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The Review and "Retro" IR35 Investigations

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  • webberg
    replied
    Our view is that the delay in the introduction of the reforms will mean that when HMRC do come back to normality and start to consider the way in which they police the situation, they will have a better view of the weaknesses and sharper tools to attack them.

    If I were in HMRC, I'd be asking end clients to supply details of those individuals for whom an SDS has been prepared (in or out) and what payments have been made. Whist some of this may be strictly outside what such end clients are required to supply legally, I just don't see them ignoring the request.

    Some end clients will have "reversed" their decision not to use PSC linked contractors. These would be top on my in box if I were an HMRC investigator. I would however be gong to the end client and not the individual.

    (For the record, I'm not an HMRC investigator).

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  • Adam at 34square
    replied
    Is the risk really material?

    HMRC are making changes to the responsible party so that they can more effectively govern and enforce the legislation. I suspect that means they'll move away from targeting individuals. Really how much revenue have they generated in the last 20 years by chasing contractors? I don't knlw the answer, but maybe they haven't even broken even?

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  • northernladuk
    replied
    Originally posted by rambaugh View Post
    So can it be argued that transitioning with the same client from a limited co. contract (pre april 5) to a fixed term employment contract is similar in terms of risk with regards to retrospective HMRC action as transitioning from contract to permanent employment?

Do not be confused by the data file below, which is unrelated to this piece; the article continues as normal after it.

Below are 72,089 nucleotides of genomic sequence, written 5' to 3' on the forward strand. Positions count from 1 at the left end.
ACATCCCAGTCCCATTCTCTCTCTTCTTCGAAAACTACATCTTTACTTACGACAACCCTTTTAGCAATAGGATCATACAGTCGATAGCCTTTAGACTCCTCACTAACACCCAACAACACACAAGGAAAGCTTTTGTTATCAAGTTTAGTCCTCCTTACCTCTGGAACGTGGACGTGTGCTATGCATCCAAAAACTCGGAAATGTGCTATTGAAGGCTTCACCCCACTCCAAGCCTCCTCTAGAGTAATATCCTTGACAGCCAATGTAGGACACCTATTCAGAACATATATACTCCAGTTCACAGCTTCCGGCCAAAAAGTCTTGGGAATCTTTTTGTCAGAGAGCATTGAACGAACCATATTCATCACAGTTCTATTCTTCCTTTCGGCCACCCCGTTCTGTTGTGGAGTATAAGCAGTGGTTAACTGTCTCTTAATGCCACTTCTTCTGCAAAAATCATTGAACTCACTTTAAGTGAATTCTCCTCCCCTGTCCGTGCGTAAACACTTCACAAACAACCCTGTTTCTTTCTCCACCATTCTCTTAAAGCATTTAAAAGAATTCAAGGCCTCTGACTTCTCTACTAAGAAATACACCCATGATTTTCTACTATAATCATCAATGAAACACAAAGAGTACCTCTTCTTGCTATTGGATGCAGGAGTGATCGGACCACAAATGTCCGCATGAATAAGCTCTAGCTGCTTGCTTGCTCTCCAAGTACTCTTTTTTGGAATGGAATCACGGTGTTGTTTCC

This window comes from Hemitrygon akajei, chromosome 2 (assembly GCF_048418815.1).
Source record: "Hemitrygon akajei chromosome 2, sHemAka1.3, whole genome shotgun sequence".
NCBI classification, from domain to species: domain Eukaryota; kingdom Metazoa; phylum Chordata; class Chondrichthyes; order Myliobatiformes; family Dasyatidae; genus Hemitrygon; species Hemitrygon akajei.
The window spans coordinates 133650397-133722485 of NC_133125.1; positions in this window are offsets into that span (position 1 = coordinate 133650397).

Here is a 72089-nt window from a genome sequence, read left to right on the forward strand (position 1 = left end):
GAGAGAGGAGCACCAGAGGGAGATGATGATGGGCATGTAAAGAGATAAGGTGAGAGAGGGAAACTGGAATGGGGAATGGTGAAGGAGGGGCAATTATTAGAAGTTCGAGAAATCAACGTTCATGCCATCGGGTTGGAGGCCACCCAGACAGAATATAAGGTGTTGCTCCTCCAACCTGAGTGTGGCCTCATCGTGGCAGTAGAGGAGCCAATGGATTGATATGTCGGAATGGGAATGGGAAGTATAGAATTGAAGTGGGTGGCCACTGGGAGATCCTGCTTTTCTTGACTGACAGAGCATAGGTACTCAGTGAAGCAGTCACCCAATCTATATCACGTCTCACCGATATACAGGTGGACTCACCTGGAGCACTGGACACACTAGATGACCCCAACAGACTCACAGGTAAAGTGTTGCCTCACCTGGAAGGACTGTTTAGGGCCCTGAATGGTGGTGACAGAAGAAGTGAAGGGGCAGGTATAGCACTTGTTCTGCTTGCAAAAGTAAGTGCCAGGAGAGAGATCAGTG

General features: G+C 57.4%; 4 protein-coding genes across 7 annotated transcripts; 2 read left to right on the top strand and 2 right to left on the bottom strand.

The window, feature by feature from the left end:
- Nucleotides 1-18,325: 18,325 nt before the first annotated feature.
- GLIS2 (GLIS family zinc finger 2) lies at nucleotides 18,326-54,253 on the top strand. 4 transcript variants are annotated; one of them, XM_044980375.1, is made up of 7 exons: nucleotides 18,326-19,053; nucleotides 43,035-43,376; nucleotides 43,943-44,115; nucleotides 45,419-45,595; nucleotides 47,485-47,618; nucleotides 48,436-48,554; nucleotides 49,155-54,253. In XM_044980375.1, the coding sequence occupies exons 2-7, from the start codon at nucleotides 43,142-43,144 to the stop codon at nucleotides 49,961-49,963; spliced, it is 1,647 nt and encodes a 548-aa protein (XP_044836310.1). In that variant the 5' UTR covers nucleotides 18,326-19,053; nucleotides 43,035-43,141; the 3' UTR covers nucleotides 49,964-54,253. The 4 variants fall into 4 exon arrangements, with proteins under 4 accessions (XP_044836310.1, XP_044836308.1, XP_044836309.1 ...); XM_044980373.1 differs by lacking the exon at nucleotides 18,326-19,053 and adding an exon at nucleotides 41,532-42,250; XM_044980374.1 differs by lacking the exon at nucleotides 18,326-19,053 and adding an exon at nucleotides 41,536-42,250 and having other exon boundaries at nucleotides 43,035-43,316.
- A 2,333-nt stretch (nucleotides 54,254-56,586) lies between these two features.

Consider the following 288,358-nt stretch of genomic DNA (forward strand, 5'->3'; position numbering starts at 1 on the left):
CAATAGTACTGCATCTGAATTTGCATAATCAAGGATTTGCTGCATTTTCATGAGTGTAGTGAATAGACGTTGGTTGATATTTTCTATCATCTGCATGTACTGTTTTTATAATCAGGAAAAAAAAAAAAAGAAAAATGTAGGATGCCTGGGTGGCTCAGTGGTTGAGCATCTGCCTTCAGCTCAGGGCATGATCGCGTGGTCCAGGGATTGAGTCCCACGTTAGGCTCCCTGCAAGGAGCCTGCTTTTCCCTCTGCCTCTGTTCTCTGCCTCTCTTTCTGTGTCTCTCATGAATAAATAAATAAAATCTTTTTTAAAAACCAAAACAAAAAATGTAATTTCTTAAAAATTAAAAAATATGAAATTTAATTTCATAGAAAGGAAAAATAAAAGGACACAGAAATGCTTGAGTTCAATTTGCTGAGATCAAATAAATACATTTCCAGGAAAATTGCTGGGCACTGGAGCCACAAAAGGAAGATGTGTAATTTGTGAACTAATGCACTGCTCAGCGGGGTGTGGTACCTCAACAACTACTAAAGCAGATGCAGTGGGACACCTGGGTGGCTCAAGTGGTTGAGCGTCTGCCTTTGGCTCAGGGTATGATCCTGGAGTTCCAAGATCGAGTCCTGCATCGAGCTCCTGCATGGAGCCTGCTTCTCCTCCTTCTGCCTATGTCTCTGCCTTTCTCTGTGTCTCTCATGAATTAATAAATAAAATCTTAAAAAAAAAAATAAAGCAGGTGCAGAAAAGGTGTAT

As it says in the links FTC IS a contract of employment.
    Given point made above that if you were going permanent it would be safer and less risky than continuing with the same client via an agency or brolly then the question I had was whether HMRC would regard an FTC as being the same thing as permanent employment.
    You know the answer to that now.
    As discussed https://www.contractoruk.com/forums/...-day-rate.html there are some large organisations using FTC's as a way to lure and retain contractors. What's the view on the risk of retrospective action if you start working for the same client under an FTC after they've blanket assessed all their contractors as inside IR35 ?
    You know the answer to this now?
    Last edited by northernladuk; 4 March 2020, 22:00.

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  • rambaugh
    replied
    So can it be argued that transitioning with the same client from a limited co. contract (pre april 5) to a fixed term employment contract is similar in terms of risk with regards to retrospective HMRC action as transitioning from contract to permanent employment?

    Given point made above that if you were going permanent it would be safer and less risky than continuing with the same client via an agency or brolly then the question I had was whether HMRC would regard an FTC as being the same thing as permanent employment.

    As discussed https://www.contractoruk.com/forums/...-day-rate.html there are some large organisations using FTC's as a way to lure and retain contractors. What's the view on the risk of retrospective action if you start working for the same client under an FTC after they've blanket assessed all their contractors as inside IR35 ?